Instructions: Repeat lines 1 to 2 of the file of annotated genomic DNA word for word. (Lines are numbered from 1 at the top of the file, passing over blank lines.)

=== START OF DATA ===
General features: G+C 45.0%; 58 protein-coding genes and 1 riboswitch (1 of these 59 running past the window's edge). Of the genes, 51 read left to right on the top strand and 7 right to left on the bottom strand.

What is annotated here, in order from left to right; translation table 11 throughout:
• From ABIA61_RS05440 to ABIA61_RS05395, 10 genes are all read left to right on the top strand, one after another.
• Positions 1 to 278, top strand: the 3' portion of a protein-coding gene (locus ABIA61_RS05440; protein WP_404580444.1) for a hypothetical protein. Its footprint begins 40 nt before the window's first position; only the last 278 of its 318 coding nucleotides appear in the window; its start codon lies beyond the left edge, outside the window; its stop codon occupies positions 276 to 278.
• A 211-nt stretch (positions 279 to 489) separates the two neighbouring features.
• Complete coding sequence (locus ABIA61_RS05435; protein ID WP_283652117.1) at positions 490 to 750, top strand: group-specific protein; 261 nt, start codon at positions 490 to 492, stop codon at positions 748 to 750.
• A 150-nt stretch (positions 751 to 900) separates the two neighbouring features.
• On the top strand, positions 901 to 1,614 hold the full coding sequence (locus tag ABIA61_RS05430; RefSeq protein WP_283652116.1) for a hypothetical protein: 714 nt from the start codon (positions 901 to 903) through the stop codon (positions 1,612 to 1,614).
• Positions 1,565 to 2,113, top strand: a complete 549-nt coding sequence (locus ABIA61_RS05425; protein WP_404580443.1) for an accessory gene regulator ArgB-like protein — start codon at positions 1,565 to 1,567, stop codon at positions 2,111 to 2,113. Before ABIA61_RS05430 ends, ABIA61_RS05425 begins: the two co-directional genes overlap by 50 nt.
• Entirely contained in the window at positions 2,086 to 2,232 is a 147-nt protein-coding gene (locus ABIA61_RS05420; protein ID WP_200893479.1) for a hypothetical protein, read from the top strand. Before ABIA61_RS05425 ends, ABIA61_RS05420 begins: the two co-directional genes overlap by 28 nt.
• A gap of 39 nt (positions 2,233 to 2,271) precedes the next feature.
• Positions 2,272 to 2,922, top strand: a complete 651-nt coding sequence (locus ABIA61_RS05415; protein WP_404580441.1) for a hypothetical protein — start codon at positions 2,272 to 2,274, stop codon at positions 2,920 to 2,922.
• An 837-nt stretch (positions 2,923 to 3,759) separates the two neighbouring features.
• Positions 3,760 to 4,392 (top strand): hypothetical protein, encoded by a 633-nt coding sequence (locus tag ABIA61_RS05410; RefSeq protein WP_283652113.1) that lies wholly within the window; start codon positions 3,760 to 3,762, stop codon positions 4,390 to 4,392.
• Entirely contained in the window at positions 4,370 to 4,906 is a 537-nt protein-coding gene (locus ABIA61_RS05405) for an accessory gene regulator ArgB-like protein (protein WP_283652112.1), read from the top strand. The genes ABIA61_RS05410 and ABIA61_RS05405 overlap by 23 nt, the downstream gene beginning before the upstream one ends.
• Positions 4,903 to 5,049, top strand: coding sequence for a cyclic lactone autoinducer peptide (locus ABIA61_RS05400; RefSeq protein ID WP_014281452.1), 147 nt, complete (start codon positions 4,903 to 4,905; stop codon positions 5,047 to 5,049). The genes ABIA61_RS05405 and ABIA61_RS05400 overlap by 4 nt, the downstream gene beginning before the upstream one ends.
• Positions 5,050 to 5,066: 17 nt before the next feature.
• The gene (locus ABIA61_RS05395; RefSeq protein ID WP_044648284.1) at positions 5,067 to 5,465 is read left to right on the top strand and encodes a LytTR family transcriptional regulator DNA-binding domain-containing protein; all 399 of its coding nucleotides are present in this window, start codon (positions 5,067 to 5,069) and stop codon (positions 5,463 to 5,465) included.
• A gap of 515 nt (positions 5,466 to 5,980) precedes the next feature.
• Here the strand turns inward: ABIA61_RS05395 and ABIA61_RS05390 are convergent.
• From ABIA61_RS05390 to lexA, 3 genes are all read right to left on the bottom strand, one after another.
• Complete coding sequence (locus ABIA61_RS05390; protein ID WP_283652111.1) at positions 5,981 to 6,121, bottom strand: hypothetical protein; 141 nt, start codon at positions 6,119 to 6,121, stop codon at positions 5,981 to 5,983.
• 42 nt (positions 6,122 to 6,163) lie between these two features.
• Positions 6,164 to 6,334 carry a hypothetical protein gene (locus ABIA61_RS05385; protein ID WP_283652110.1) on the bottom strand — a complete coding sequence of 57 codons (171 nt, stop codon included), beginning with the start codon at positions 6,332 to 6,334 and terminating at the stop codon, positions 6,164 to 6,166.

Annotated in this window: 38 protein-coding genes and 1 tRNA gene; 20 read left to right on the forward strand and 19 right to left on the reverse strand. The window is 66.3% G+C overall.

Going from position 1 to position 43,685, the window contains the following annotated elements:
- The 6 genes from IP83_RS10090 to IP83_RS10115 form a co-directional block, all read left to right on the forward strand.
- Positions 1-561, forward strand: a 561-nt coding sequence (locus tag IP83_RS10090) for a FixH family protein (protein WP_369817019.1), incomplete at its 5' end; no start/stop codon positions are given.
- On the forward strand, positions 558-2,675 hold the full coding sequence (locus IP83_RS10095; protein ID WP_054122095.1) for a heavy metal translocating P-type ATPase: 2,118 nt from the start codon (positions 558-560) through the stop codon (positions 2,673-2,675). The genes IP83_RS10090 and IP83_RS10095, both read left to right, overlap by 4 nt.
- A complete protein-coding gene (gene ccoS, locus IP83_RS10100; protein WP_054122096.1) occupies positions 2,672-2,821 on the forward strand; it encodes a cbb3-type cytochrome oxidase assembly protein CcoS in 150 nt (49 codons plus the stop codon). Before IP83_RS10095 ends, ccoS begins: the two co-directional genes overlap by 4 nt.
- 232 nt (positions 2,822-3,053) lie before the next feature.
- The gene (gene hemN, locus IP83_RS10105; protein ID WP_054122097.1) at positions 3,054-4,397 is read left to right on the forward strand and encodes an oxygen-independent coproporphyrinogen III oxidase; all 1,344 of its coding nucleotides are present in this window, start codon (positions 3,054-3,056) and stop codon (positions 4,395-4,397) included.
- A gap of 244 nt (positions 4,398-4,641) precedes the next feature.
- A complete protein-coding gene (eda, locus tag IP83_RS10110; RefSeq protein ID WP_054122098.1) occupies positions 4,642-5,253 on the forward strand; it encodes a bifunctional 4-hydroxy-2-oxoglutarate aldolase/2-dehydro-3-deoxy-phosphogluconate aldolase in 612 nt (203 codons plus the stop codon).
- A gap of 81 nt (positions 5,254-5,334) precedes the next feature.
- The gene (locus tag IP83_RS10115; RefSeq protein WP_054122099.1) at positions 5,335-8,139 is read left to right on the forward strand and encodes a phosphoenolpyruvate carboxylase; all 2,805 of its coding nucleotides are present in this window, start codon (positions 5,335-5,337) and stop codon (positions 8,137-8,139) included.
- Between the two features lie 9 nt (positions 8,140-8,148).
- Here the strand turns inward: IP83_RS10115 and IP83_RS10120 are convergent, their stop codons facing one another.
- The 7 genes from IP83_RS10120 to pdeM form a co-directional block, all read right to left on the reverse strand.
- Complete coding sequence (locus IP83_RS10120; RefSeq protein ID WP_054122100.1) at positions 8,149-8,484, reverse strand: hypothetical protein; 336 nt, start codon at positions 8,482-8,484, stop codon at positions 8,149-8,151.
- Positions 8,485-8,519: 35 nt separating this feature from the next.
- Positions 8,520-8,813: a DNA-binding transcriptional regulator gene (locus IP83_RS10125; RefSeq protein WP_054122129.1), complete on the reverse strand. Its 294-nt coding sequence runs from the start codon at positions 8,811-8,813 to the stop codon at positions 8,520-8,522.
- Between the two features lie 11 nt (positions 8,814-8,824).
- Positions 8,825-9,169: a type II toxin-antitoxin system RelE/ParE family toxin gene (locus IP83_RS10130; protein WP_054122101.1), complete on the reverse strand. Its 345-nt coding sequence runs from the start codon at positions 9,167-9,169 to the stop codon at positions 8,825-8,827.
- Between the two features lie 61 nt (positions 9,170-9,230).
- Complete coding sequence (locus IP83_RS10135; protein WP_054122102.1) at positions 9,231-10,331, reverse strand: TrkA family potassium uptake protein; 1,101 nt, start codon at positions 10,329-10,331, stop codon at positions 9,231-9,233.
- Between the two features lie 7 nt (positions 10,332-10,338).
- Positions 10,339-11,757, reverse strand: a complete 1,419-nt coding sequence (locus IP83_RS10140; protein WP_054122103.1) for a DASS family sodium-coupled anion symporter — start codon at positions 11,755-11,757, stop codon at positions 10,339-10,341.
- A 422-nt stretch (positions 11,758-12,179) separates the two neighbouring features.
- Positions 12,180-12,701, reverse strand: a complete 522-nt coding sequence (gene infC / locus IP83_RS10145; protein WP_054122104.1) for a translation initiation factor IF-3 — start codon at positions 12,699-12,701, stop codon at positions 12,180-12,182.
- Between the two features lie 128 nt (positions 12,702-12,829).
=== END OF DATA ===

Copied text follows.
General features: G+C 45.0%; 58 protein-coding genes and 1 riboswitch (1 of these 59 running past the window's edge). Of the genes, 51 read left to right on the top strand and 7 right to left on the bottom strand.

What is annotated here, in order from left to right; translation table 11 throughout: